Adam and Eve: A monumental sculpture by Glenn Marlowe Photo credit: Jason River
Adam and Eve. Luscious yet hard, vile yet beautiful. This sculpture exhibits the unrelenting passion of the best Broadway choreography ever staged.
Mythology, religion, and science merge in celebration of humans existence on an isolated island. Who sculpted the first atom in this shrinking and expanding paradigm we call “Our Universe?”
Being torn from Adam humanity begins. The aftermath of our departure from Eden was a strict unyielding divorce; the divorce from the state where no shame, no knowledge and no passion existed.
“Adam and Eve saw that they were naked, and they became afraid. Unconscious denial of their animal nature set in very quickly. The threat that they might be taken over by powerful instinctual drives and revert back to complete unconsciousness was indeed a very real one. Shame and taboos appeared around certain parts of the body and bodily functions, especially sexuality. The light of their consciousness was not yet strong enough to make friends with their animal nature, to allow it to be and even enjoy that aspect of themselves — let alone to go deeply into it to find the divine within it, the reality within the illusion. So they did what they had to do. They began to disassociate from their body. They now saw themselves as having a body, rather than just being it”. – Eckhart Tolle, The Power of Now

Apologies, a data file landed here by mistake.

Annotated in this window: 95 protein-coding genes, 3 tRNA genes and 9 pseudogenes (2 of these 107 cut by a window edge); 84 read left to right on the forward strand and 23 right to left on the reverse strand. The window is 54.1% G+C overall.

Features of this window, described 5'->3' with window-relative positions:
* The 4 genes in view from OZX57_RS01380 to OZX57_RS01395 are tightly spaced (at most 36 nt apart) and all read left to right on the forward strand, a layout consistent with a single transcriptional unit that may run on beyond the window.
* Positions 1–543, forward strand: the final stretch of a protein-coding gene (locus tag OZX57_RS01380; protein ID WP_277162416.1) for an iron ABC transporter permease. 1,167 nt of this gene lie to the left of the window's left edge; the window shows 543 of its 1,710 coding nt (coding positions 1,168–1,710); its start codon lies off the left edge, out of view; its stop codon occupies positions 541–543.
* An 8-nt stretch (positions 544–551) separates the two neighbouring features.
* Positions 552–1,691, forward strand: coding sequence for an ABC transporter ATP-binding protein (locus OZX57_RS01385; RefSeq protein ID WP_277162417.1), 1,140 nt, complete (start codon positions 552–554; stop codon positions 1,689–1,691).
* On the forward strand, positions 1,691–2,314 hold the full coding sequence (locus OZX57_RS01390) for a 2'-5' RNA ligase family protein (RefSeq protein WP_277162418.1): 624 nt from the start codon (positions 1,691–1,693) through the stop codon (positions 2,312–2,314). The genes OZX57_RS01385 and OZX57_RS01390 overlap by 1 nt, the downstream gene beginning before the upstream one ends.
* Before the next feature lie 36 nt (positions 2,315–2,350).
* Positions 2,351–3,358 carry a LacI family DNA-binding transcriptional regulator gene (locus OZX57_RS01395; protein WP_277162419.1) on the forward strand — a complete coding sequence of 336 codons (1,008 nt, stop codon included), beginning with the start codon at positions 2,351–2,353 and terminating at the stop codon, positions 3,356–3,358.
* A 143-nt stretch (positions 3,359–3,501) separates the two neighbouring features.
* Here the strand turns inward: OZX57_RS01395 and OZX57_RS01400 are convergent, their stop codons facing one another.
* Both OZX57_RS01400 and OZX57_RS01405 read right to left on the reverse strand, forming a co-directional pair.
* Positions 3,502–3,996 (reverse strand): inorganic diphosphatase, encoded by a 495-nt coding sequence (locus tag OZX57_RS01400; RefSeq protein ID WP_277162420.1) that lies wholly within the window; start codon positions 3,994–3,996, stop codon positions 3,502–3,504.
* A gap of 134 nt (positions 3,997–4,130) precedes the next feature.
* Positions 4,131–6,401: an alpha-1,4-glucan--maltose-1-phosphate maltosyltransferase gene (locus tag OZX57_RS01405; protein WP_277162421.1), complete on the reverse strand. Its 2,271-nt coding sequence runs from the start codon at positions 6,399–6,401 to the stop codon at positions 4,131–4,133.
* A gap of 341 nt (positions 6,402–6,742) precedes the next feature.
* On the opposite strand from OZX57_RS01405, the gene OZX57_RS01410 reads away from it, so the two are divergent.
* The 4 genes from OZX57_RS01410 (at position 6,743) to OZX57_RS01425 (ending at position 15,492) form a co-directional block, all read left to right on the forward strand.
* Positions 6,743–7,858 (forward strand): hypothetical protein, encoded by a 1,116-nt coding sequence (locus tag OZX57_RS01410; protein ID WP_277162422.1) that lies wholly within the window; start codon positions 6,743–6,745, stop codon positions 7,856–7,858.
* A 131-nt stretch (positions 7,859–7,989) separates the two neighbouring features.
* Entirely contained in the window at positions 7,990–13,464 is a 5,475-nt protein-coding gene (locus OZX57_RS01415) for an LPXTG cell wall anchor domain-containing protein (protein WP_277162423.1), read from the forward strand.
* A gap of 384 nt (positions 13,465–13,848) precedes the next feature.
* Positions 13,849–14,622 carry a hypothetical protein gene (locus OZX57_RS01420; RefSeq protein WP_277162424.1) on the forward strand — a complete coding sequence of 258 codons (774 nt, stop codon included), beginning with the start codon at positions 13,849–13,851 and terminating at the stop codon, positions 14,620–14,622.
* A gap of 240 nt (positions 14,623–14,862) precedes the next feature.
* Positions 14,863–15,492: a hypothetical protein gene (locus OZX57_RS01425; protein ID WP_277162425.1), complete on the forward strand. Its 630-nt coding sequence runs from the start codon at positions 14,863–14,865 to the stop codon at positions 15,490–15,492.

Adam’s pose is inspired by one of 20 mysterious male nude figures called “Ignudi” painted on the Sistine Chapel.
The Sistine Chapel. Photo credit: Franco Origlia
The “Ignudi” (a phrase coined by Michelangelo), are depicted on 5 panels on the ceiling of the Sistine Chapel. Adam’s pose is derived from one of the Ignudi perched in the corner of the Sacrifice of Noah.
By Michelangelo – present version is derived from earlier version, with color cast adjusted, however this version may appear too blue, reference link: https://commons.wikimedia.org/wiki/Sistine_Chapel_ceiling.
In Eve’s pose (as in many of Glenn’s sculptures), the viewer perceives a precursor or catalyst which led to a theatrical moment captured in a pose. Eve’s pose is dynamic, unconventional, and reminiscent of an expulsion. Adam and Eve: a monumental sculpture by Glenn Marlowe is a contemporary spin on a legendary subject depicted throughout the history of art.
The Fall and Expulsion from Garden of Eden from the Sistine Chapel ceiling by Michelangelo.
Adam and Eve by Albrecht Durer